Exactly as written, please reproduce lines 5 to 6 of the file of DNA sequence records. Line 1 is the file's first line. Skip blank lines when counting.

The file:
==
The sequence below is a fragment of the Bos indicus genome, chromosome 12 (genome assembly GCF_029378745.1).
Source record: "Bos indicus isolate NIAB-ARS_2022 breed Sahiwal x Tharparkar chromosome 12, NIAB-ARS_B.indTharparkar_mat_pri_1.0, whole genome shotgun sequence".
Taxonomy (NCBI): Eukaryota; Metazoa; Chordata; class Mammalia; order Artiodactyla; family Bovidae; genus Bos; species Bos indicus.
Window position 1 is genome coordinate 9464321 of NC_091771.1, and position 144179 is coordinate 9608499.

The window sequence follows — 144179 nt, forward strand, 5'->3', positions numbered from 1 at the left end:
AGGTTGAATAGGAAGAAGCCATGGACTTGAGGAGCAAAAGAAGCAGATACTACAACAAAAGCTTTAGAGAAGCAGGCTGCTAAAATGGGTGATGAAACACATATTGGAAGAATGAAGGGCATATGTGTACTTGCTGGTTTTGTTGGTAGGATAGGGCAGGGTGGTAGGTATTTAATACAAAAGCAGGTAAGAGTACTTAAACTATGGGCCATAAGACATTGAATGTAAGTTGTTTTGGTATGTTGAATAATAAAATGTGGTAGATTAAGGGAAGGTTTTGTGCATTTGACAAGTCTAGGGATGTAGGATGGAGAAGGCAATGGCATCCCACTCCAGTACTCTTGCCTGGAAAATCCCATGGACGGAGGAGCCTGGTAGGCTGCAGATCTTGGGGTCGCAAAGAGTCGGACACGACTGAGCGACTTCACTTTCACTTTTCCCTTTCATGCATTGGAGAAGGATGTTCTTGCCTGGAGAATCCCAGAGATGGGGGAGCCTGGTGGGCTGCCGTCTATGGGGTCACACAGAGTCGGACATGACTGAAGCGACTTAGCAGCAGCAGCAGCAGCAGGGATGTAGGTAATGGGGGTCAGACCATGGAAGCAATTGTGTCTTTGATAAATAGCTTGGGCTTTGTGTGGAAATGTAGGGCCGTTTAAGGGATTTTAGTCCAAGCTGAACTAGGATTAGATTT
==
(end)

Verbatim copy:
The window sequence follows — 144179 nt, forward strand, 5'->3', positions numbered from 1 at the left end:
AGGTTGAATAGGAAGAAGCCATGGACTTGAGGAGCAAAAGAAGCAGATACTACAACAAAAGCTTTAGAGAAGCAGGCTGCTAAAATGGGTGATGAAACACATATTGGAAGAATGAAGGGCATATGTGTACTTGCTGGTTTTGTTGGTAGGATAGGGCAGGGTGGTAGGTATTTAATACAAAAGCAGGTAAGAGTACTTAAACTATGGGCCATAAGACATTGAATGTAAGTTGTTTTGGTATGTTGAATAATAAAATGTGGTAGATTAAGGGAAGGTTTTGTGCATTTGACAAGTCTAGGGATGTAGGATGGAGAAGGCAATGGCATCCCACTCCAGTACTCTTGCCTGGAAAATCCCATGGACGGAGGAGCCTGGTAGGCTGCAGATCTTGGGGTCGCAAAGAGTCGGACACGACTGAGCGACTTCACTTTCACTTTTCCCTTTCATGCATTGGAGAAGGATGTTCTTGCCTGGAGAATCCCAGAGATGGGGGAGCCTGGTGGGCTGCCGTCTATGGGGTCACACAGAGTCGGACATGACTGAAGCGACTTAGCAGCAGCAGCAGCAGCAGGGATGTAGGTAATGGGGGTCAGACCATGGAAGCAATTGTGTCTTTGATAAATAGCTTGGGCTTTGTGTGGAAATGTAGGGCCGTTTAAGGGATTTTAGTCCAAGCTGAACTAGGATTAGATTT